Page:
NASA rocket explodes destroying local reading program initiative

The explosion the SpaceX CRS −7 rocket June 28 just after lift off from Cape Canaveral, Fla. was felt as far away as the Peach City.

Penticton's Patricia Tribe with one of the books by Jeffrey Bennett that is being used in the children's literacy program Story Time From Space which she has been working on for several years and was recently approved by NASA.

The explosion the SpaceX CRS −7 rocket June 28 just after lift off from Cape Canaveral, Fla. was felt as far away as the Peach City.

On a resupply mission to the International Space Station, the vessel was carrying about $70,000 worth of mostly one-of-a-kind hardware which was to be part of the Story Time from Space program developed by Patricia Tribe of Penticton.

That hardware included nine experiments and demonstrations designed specifically for the project by Canadian astronaut Bjarni Tryggvason.

“We were actually on the phone together watching the launch on computer, Bjarni was out in London (Ont.) and I was here and we were watching it and at the start it was ‘all right, this is good,’ and then, and then we saw this little bit of a blip and we both just went silent,” said Tribe. “But then it wasn’t very long after we both said well we’re willing to go ahead and give it another try. You put so much into it, you put years into it and you just can’t turn around and walk away. So we’re starting to rebuild.”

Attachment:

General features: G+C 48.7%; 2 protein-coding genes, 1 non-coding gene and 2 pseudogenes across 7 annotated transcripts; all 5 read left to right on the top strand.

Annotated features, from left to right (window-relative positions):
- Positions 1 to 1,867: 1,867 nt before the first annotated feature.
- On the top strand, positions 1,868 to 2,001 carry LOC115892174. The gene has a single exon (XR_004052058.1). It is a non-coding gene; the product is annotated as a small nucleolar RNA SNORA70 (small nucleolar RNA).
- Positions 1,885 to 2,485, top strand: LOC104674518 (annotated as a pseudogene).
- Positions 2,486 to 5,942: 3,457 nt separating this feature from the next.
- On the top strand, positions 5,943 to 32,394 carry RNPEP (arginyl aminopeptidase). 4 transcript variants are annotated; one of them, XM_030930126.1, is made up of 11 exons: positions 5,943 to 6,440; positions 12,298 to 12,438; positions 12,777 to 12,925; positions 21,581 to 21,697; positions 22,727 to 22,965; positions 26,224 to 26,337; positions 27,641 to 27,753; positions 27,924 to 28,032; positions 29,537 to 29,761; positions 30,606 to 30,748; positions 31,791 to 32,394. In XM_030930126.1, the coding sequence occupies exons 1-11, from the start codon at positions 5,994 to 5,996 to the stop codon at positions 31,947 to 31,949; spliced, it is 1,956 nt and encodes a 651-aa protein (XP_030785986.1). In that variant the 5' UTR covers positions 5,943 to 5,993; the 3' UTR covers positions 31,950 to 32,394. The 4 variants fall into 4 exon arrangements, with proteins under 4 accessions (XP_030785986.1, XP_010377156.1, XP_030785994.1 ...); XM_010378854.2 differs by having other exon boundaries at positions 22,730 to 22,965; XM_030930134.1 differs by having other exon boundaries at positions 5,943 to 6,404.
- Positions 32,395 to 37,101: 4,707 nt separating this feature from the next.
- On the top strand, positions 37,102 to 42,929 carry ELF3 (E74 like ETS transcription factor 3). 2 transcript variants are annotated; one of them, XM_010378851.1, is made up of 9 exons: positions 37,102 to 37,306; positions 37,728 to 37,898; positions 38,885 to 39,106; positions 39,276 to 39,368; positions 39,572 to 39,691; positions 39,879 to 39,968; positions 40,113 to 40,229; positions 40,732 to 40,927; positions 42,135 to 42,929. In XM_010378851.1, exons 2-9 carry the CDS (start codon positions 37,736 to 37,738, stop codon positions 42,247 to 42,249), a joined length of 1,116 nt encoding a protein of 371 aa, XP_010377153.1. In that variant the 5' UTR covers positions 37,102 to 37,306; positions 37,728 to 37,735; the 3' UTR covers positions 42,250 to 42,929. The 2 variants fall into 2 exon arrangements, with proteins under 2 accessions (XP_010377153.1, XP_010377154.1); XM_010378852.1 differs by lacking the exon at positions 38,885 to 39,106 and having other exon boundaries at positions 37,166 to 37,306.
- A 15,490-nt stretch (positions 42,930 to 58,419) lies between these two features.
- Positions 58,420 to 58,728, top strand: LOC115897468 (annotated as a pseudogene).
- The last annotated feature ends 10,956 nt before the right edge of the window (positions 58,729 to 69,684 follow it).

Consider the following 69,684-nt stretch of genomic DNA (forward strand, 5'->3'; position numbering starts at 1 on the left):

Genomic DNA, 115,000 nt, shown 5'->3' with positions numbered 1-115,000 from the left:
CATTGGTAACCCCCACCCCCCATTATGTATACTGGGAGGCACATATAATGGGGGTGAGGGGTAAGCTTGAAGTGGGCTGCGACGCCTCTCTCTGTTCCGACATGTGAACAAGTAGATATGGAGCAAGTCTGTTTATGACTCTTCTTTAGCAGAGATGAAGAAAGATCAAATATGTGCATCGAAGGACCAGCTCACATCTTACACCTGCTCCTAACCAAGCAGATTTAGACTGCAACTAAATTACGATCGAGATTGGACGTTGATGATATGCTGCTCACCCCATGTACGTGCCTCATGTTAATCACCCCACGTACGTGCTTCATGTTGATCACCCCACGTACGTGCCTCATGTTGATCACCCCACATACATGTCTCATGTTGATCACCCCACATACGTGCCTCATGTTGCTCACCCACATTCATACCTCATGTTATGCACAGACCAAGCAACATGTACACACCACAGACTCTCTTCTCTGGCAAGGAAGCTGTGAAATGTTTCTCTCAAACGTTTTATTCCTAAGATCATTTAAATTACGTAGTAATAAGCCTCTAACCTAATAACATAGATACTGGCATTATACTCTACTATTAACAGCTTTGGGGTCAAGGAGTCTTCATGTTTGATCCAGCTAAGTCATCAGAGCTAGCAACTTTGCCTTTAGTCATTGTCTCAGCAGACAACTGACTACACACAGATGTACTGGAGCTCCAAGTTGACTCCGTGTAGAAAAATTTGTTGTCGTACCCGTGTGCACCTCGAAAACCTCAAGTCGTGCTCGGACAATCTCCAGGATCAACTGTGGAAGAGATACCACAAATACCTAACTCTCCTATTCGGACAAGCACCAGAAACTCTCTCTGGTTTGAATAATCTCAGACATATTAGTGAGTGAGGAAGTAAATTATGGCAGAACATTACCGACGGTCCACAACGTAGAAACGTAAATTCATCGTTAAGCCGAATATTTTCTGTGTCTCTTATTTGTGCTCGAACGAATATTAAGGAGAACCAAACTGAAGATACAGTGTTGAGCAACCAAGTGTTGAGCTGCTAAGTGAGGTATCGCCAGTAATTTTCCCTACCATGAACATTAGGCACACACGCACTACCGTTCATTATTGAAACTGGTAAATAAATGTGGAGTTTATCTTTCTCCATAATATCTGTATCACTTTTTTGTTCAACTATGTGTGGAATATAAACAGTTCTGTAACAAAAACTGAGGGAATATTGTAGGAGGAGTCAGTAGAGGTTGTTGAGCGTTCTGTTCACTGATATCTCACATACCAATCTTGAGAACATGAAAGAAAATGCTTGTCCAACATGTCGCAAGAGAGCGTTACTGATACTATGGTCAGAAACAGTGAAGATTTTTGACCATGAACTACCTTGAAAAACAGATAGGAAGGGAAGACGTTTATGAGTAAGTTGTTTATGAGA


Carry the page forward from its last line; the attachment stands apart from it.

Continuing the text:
Tribe has already received encouraging emails from NASA officials about getting new hardware and has started a GoFundMe campaign to help raise money for the  needed materials.

Story Time From Space involves astronauts being video taped reading books on board the space station as well as doing the demonstrations which the public can then access. The concept is promote interest in science and reading especially among children and has already gained a lot of attention from educators around the world. A number of author Dr. Jeffrey Bennett’s books are already on the station and the experiments were to be the next component.

For his part Tryggvason was not counting on anything until his materials were safely on the station.

“It’s a high, high risk getting stuff up there,” he said prior to the launch. “We’ll wait see when it gets up there, if the rocket doesn’t blow up…”

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